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Neurotoxicity Research

, Volume 33, Issue 3, pp 549–559 | Cite as

Atorvastatin Prevents Early Oxidative Events and Modulates Inflammatory Mediators in the Striatum Following Intranasal 1-Methyl-4-phenyl-1,2,3,6-tetrahydropyridine (MPTP) Administration in Rats

  • Naiani F. Marques
  • Adalberto A. Castro
  • Gianni Mancini
  • Fernanda L. Rocha
  • Adair R. S. Santos
  • Rui D. Prediger
  • Andreza Fabro De Bem
  • Carla I. Tasca
ORIGINAL ARTICLE
  • 168 Downloads

Abstract

Atorvastatin is a 3-hydroxy-3-methylglutaryl-coenzyme A (HMG-CoA) reductase inhibitor with cholesterol-lowering, anti-inflammatory, and antioxidant properties. Increasing evidence show atorvastatin acts as a protective agent against insults in the central nervous system (CNS). The regular use of statins has been associated with a reduced risk of Parkinson’s disease (PD) development. Here, we evaluated early events involved in the neurotoxicity induced by intranasal (i.n.) infusion of 1-methyl-4-phenyl-1,2,3,6-tetrahydropyridine (MPTP) in rats and the potential of atorvastatin to prevent these early toxic events. Male Wistar rats were pretreated orally with atorvastatin (10 mg/kg/day) or vehicle once a day during seven consecutive days. Twenty-four hours after atorvastatin administration, animals received a single bilateral i.n. infusion of MPTP (1 mg/nostril), and 6 h later, the striatum and the hippocampus were collected to evaluate early oxidative stress parameters and inflammatory cytokines. Atorvastatin prevented MPTP-induced increase in reactive species (RS) generation and in glutathione levels in the striatum. Atorvastatin also prevented the reduction in mitochondrial respiratory chain complex I and II activities evoked by MPTP in the striatum. Atorvastatin per se reduced the levels of the cytokines TNF-α and IL-1β, and surprisingly, it reduced IL-10 and nerve growth factor levels in the striatum. However, the anti-inflammatory IL-10 levels increased in the striatum following atorvastatin plus MPTP treatment. These effects were not observed in the hippocampus. Our findings reinforce and extend the notion of the neuroprotective effects of atorvastatin in a PD model and indicate the modulation of oxidative and inflammatory responses as the mechanisms associated with therapeutic action of atorvastatin in PD.

Keywords

Atorvastatin Parkinson’s disease MPTP Intranasal Oxidative stress Neuroinflammation 

Abbreviations

Ator

Atorvastatin

DCF-DA

2′,7′-Dichlorofluorescein diacetate

GPx

Glutathione peroxidase

GR

Glutathione reductase

GSH

Glutathione

HMG-CoA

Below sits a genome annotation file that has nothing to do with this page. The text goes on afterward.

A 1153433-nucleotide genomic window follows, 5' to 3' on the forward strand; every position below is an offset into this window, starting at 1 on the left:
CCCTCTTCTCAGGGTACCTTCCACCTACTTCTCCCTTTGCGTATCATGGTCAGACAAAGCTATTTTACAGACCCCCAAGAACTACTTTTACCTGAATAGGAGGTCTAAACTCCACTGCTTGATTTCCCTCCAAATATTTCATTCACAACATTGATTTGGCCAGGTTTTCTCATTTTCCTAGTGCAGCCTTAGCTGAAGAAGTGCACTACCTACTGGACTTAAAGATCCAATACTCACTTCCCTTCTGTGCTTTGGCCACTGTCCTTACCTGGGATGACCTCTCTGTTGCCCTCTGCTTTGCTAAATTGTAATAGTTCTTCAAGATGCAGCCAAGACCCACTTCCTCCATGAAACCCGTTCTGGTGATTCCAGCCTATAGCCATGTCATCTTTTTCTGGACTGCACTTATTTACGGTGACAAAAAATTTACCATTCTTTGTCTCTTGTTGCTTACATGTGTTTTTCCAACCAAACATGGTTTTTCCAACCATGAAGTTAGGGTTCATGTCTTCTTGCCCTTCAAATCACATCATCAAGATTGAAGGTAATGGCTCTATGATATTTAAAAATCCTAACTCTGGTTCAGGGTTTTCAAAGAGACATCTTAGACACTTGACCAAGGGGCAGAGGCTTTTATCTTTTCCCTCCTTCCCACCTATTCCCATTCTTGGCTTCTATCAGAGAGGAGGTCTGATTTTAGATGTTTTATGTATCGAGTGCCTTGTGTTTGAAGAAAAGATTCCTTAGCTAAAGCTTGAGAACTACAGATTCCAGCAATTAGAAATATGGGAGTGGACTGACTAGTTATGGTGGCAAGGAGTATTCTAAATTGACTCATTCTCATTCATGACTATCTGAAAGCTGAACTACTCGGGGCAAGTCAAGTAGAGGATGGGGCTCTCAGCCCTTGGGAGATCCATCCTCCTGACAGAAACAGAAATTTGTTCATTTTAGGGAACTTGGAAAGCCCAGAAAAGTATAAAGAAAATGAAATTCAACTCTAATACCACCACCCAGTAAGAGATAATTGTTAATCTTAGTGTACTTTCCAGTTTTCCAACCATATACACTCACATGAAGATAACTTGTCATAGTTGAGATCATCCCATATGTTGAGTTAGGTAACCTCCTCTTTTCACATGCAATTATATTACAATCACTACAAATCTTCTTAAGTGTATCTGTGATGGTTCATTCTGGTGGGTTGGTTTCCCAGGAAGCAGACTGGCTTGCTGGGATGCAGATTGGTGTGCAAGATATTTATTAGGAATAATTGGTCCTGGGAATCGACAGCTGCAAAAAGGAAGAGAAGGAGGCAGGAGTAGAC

3-Hydroxy-3-methylglutaryl coenzyme A

IL-10

Interleukin 10

IL-1β

Interleukin 1 beta

MPTP

1-Methyl-4-phenyl-1,2,3,6-tetrahydropyridine

NGF

Nerve growth factor

PD

Parkinson’s disease

RS

Reactive species

SNpc

Substantia nigra pars compacta

TH

Tyrosine hydroxylase

TNF-α

Tumoral necrosis factor alpha

Notes

Author Contribution

All authors have materially participated in the research and/or article preparation.

Funding Information

This work was supported by grants from Brazilian funding agencies: Conselho Nacional de Desenvolvimento Científico e Tecnológico (CNPq), Coordenação de Aperfeiçoamento de Pessoal de Nível Superior (CAPES), Programa de Apoio aos Núcleos de Excelência (PRONEX—Project NENASC), Fundação de Apoio à Pesquisa do Estado de Santa Catarina (FAPESC), FINEP (Financiadora de Estudos e Projetos-IBN-Net no. 01.06.0842-00), and INCT (Instituto Nacional de Ciência e Tecnologia) for the excitotoxicity and neuroprotection. CIT, RDP, ARSS, and AFDB are a recipient of CNPq productivity fellowship.

Compliance with Ethical Standards

All procedures performed in this study were in accordance with the animal protocols of institutional ethics committee (CEUA).

Conflict of Interest

The authors declare that they have no conflicts of interest.

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Copyright information

© Springer Science+Business Media, LLC, part of Springer Nature 2017

Authors and Affiliations

  • Naiani F. Marques
    • 1
  • Adalberto A. Castro
    • 1
    • 2
  • Gianni Mancini
    • 1
  • Fernanda L. Rocha
    • 3
    • 4
  • Adair R. S. Santos
    • 3
  • Rui D. Prediger
    • 5
  • Andreza Fabro De Bem
    • 1
  • Carla I. Tasca
    • 1
  1. 1.Programa de Pós-Graduação em Bioquímica, Departamento de Bioquímica, Centro de Ciências BiológicasUniversidade Federal de Santa CatarinaFlorianópolisBrazil
  2. 2.Núcleo de Estudos Aplicados a SaúdeCentro Universitário Barriga VerdeOrleansBrazil
  3. 3.Laboratório de Neurobiologida da Dor e Inflamação, Departamento de Ciências Fisiológicas, Centro de Ciências BiológicasUniversidade Federal de Santa CatarinaFlorianópolisBrazil
  4. 4.Curso de Farmácia, Universidade do ContestadoCampus de ConcórdiaConcórdiaBrazil
  5. 5.Departamento de Farmacologia, Centro de Ciências BiológicasUniversidade Federal de Santa CatarinaFlorianópolisBrazil

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